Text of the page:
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Dow Futures Edge Higher Amid Trump Impeachment Drama; Treasury Yields Extend Bond Market Selloff

Wall Street looks set to claw back some of Monday's losses, but markets will remain focused on a worrying rise in Treasury bond yields that could blunt the current risk-market rally.

The Tuesday Market Minute

  • Global stocks inch higher in cautious trading, with markets tracking political drama in Washington and noting the ongoing rise in U.S. Treasury bond yields.
  • House Speak Nancy Pelosi will move forward which impeachment procedures Wednesday amid reports that VP Mike Pence will not invoke the 25th Amendment to remove President Trump from office.
  • Benchmark 10-year Treasury yields rise to a fresh 10-month high of 1.156% overnight, extending the bond market sell-off that has investors focused on global interest rates.
  • Bitcoin rebounds from Monday's bear market slump, adding 9% to trade past $36,000 as crypto volatility grips markets.
  • Oil nears 11-month highs ahead of EIA and API reports, with WTI crude passing $53 dollars per barrel.
  • Fourth-quarter earnings reports start this week with numbers from JPMorgan, Citibank and Wells Fargo on Friday.
  • U.S. equity futures suggest modest opening bell gains Tuesday ahead of Redbook retail sales data at 8:55 am Eastern time.

U.S. equity futures edged higher Tuesday, pulling global stocks out of Monday's selloff, as markets continue to focus on political developments in Washington and a worrying rise in Treasury bond yields linked to government spending plans.

House Democrats have vowed to push forward with articles of impeachment against President Donald Trump this week following reports that suggest Vice President Mike Pence won't move to invoke the 25th Amendment and remove him from office.

However, with only seven full days remaining until President-Elect Joe Biden's inauguration, Trump near-term exit seems unlikely, and Democratic efforts on impeachment could stall or complicate some of Biden's early ambitions, including a new fiscal stimulus package he has hinted will be worth 'trillions of dollars'.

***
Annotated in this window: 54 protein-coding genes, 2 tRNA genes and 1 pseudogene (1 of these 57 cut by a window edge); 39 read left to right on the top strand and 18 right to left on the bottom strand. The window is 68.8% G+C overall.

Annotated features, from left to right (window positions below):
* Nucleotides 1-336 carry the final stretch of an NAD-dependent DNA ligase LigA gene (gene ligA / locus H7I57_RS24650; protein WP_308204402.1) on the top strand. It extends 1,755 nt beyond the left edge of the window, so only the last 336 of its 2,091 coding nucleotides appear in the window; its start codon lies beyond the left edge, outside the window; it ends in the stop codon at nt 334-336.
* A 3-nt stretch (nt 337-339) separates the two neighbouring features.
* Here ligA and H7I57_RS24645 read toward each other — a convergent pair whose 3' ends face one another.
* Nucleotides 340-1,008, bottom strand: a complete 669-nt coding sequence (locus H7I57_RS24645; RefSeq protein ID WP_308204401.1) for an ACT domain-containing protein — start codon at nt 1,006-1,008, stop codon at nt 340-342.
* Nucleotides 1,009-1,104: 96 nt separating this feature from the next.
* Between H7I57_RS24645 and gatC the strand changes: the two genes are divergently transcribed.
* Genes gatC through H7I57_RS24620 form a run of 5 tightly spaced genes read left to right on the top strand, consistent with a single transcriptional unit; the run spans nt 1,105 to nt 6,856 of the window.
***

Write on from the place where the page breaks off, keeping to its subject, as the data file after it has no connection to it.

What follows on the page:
That pledge, alongside earlier spending agreements from the last Congress, has rattled bond markets for weeks, pushing benchmark 10-year Treasury note yields some 30 basis points higher to a ten-month high of 1.161% in overnight trading.

Last night's moves were also linked to comments from Atlanta Federal Reserve bank president Raphael Bostic, who said he was not "super concerned" about the rise in longer-term yields and didn't think the Fed would need to track it too closely.

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Stocks, in fact, could face a series of tests this week beyond the rise in Treasury yields that could set the tone for this year's early bull market. At least eight companies will launch IPOs this week, lead by Poshmark and Petco Health, in an effort to raise around $5 billion and extend last year's run of successful new listings.

Big bank earnings on Friday, as well, including fourth-quarter updates from JPMorgan Chase  (JPM) - Get JP Morgan Chase & Co. Report, Citigroup  (C) - Get Citigroup Inc. Report and Wells Fargo  (WFC) - Get Wells Fargo & Company Report will be in sharp focus this week, as will key retail sales data for the month of December. 

Early indications Tuesday, however, suggest some modest risk appetite, with futures contracts tied to the Dow Jones Industrial Average suggesting a 78 point opening bell gain and those linked to the S&P 500 priced for an 11 point advance. Contacts tied to the Nasdaq Composite are indicating a 58 point gain for the tech-focused benchmark.

The U.S. dollar index slipped 0.06% against a basket of its global currency peers to 90.411, while Bitcoin added 9% in overnight trading to rise by $36,000 after yesterday's nearly 20% plunged. 

In other markets, oil prices climbed closet to an 11-month high in overnight trading ahead of U.S. inventory data that could show a fifth consecutive week of declines, adding to price pressures brought by Saudi Arabia's surprise output cut and bets on stronger energy demand over the first half of the year.

WTI contracts for February jumped 69 cents to $52.94 per barrel, while Brent futures for March added 77 cents to $56.43 per barrel.

European stocks were mixed in early trading, with the Stoxx 600 rising 0.15% and Britain's FTSE 100 falling 0.35% in the opening hours of trading, while Asian markets nudged modestly higher, highlighted by a fresh 30-year high for the Nikkei 225 in Tokyo.